Modelling time-varying conditional correlations in the volatility of Tapis oil spot and forward returns
This paper estimates the dynamic conditional correlations in the returns on Tapis oil spot and one-month forward prices for the period 2 June 1992 to 16 January 2004, using recently developed multivariate conditional volatility models, namely the Constant Conditional Correlation Multivariate GARCH (CCC-MGARCH) model of Bollerslev (1990), Vector Autoregressive Moving Average-GARCH (VARMA-GARCH) model of Ling and McAleer (2003), VARMA-Asymmetric GARCH (VARMA-AGARCH) model of Hoti et al. (2002), and the Dynamic Conditional Correlation (DCC) model of Engle (2002). The dynamic correlations are extremely useful in determining whether the spot and forward returns are substitutes or complements, which can be used to hedge against contingencies. Both the univariate ARCH and GARCH estimates are significant for spot and forward returns, whereas the estimates of the asymmetric effect at the univariate level are not statistically significant for either spot or forward returns. Standard diagnostic tests show that the AR(1)-GARCH(1, 1) and AR(1)-GJR(1, 1) specifications are statistically adequate for both the conditional mean and the conditional variance. The multivariate estimates for the VAR(1)-GARCH(1, 1) and VAR(1)-AGARCH(1, 1) models show that the ARCH and GARCH effects for spot (forward) returns are significant in the conditional volatility model for spot (forward) returns. Moreover, there are significant interdependences in the conditional volatilities between the spot and forward markets. The multivariate asymmetric effects are significant for both spot and forward returns. Overall the multivariate VAR(1)-AGARCH(1, 1) dominates its symmetric counterpart. The calculated constant conditional correlations between the conditional volatilities of spot and forward returns using CCC-GARCH(1, 1), VAR(1)-GARCH(1, 1) and VAR(1)-AGARCH(1, 1) are very close to 0.93. Virtually identical results are obtained when the three constant conditional correlation models are extended to include two lags in both the ARCH and GARCH components. Finally, the estimates of the two DCC parameters are statistically significant, which makes it clear that the assumption of constant conditional correlation is not supported empirically. This is highlighted by the dynamic conditional correlations between spot and forward returns, for which its sample mean is virtually identical to the computed constant conditional correlation, regardless of whether a DCC-GARCH(1, 1) or a DCC-GARCH(2, 2) is used. For these models, the dynamic conditional correlations are in the range (0.417, 0.993) and (0.446, 0.993), signifying medium to extreme interdependence. Therefore, the dynamic volatilities in the returns in Tapis oil spot and forward markets are generally interdependent over time. These findings suggest that a sensible hedging strategy would consider spot and forward markets as being characterized by different degrees of substitutability.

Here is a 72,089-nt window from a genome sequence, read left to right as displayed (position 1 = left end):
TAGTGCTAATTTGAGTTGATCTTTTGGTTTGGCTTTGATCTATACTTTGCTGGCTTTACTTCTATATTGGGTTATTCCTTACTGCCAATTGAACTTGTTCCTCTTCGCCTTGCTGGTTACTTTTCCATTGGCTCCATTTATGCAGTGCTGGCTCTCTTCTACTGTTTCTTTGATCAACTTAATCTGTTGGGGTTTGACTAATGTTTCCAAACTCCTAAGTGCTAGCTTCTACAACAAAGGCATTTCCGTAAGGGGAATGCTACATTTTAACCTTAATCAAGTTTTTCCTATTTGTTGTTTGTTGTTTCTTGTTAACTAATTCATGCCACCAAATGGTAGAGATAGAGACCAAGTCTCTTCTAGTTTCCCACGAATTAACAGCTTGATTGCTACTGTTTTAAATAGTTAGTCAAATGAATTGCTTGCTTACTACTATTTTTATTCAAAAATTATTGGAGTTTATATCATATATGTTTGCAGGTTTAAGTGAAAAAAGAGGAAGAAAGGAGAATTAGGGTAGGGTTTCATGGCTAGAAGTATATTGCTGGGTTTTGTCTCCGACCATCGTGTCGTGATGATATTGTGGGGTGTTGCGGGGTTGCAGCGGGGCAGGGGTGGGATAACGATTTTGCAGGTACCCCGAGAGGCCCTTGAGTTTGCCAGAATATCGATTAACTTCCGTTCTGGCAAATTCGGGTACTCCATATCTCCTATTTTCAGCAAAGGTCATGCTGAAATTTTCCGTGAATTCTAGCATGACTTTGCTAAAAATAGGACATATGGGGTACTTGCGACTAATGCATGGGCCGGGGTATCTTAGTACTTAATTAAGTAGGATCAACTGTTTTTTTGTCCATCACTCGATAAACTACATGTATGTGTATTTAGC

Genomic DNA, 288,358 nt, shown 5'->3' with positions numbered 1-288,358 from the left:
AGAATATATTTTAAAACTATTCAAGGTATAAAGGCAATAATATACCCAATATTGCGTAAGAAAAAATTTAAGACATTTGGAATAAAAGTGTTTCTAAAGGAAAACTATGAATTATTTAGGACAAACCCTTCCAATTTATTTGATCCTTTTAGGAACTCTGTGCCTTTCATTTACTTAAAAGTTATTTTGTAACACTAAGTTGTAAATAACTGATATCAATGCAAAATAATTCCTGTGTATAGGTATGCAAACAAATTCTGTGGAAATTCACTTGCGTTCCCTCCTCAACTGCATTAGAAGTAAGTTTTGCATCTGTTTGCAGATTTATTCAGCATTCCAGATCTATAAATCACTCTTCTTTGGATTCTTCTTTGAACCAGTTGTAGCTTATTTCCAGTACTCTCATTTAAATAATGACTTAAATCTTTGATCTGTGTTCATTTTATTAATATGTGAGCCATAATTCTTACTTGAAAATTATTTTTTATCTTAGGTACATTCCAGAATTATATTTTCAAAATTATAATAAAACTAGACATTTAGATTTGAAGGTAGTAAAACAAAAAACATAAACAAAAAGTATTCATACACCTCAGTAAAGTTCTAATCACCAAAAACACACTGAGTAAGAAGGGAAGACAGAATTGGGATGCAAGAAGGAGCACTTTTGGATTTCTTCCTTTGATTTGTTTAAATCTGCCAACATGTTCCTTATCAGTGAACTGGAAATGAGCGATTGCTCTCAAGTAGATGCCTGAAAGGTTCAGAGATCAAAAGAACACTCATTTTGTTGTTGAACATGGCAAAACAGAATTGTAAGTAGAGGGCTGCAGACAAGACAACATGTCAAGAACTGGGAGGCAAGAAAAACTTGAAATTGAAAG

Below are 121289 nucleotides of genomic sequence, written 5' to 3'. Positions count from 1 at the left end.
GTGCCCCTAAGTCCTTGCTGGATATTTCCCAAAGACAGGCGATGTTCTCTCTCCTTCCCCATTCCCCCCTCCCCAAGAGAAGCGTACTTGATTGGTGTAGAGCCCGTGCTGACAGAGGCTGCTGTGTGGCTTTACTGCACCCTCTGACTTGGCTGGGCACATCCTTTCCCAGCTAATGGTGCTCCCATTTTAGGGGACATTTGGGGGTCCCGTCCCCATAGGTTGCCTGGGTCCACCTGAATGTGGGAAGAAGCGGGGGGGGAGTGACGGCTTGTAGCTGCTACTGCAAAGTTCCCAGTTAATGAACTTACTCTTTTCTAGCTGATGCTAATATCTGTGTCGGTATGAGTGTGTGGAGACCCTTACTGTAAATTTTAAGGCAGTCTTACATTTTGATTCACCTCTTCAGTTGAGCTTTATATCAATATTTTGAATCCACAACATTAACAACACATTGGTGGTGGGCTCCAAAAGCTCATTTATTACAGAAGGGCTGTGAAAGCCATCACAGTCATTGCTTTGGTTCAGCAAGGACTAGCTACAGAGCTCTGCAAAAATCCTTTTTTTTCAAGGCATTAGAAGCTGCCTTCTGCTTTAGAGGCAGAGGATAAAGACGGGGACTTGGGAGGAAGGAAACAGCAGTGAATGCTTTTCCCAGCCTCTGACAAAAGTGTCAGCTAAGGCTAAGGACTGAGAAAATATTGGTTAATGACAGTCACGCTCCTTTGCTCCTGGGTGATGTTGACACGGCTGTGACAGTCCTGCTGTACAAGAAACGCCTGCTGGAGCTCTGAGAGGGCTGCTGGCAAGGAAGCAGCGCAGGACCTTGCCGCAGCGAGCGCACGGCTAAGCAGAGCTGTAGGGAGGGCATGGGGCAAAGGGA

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Volume (Year): 16 (2006)
Issue (Month): 7 ()
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